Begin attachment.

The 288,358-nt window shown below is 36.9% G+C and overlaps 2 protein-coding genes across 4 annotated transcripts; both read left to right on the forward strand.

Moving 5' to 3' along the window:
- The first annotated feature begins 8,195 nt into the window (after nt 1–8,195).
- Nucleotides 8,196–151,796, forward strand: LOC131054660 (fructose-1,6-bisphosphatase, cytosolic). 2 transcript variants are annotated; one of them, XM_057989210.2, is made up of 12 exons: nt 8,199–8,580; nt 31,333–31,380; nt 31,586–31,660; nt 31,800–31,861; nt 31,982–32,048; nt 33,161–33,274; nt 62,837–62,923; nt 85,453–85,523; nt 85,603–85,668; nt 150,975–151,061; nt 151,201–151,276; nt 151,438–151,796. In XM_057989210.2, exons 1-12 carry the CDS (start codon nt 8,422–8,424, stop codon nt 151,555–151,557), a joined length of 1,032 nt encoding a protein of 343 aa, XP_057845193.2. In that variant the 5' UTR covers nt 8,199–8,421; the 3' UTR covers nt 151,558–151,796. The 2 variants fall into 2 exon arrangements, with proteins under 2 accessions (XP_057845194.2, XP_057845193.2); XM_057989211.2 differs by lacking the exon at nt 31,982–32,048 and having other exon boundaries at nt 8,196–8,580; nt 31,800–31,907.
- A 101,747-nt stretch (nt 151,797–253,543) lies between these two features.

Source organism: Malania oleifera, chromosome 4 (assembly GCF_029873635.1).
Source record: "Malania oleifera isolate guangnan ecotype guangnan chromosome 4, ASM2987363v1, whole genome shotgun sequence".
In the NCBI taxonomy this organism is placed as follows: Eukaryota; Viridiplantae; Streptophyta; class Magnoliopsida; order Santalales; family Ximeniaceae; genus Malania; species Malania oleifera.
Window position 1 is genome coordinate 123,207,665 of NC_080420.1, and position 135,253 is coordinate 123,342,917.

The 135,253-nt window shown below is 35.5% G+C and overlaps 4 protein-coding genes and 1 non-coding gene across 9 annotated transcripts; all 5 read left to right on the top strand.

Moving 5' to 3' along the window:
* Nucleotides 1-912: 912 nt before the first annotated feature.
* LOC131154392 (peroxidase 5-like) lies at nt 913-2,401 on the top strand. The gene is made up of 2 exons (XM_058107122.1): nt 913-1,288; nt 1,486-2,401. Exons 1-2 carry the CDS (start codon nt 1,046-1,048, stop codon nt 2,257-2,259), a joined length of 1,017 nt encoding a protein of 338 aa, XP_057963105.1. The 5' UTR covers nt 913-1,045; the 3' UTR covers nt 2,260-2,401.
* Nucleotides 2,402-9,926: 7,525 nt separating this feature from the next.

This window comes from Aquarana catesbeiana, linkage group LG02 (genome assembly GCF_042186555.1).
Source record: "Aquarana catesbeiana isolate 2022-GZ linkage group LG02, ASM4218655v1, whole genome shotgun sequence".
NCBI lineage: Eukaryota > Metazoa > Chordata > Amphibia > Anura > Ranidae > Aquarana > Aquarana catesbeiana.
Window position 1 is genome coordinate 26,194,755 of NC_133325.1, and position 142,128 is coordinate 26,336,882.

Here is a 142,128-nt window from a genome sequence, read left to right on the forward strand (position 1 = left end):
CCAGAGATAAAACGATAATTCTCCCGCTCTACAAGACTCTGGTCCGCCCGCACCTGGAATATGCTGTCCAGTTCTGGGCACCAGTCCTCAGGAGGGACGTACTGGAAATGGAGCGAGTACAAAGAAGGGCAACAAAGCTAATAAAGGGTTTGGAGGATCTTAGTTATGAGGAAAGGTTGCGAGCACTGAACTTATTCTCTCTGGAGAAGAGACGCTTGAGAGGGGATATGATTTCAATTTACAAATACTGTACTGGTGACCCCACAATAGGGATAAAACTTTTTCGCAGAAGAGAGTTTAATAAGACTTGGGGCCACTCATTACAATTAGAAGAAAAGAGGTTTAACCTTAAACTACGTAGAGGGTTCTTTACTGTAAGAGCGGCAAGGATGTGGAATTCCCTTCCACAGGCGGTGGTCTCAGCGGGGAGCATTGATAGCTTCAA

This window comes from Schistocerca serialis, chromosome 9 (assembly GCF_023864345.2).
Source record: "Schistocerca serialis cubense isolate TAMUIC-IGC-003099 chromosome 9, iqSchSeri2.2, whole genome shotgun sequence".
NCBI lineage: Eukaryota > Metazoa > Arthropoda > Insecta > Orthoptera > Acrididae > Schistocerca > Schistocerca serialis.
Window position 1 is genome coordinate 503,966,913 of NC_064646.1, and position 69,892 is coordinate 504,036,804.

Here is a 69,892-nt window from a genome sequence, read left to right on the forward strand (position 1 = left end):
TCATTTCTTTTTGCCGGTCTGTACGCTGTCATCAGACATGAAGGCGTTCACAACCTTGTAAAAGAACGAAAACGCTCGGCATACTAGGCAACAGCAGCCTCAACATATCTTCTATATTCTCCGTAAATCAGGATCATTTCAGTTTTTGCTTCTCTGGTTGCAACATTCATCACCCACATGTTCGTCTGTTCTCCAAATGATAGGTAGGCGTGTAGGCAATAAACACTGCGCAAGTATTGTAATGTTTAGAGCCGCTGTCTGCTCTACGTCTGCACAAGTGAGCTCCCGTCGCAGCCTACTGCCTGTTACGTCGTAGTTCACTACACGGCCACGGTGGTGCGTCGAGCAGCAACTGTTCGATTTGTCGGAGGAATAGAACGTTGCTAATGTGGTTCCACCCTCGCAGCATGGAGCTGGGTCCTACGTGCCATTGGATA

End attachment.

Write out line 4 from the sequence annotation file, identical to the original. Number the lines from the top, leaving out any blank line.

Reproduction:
- Nucleotides 8,196–151,796, forward strand: LOC131054660 (fructose-1,6-bisphosphatase, cytosolic). 2 transcript variants are annotated; one of them, XM_057989210.2, is made up of 12 exons: nt 8,199–8,580; nt 31,333–31,380; nt 31,586–31,660; nt 31,800–31,861; nt 31,982–32,048; nt 33,161–33,274; nt 62,837–62,923; nt 85,453–85,523; nt 85,603–85,668; nt 150,975–151,061; nt 151,201–151,276; nt 151,438–151,796. In XM_057989210.2, exons 1-12 carry the CDS (start codon nt 8,422–8,424, stop codon nt 151,555–151,557), a joined length of 1,032 nt encoding a protein of 343 aa, XP_057845193.2. In that variant the 5' UTR covers nt 8,199–8,421; the 3' UTR covers nt 151,558–151,796. The 2 variants fall into 2 exon arrangements, with proteins under 2 accessions (XP_057845194.2, XP_057845193.2); XM_057989211.2 differs by lacking the exon at nt 31,982–32,048 and having other exon boundaries at nt 8,196–8,580; nt 31,800–31,907.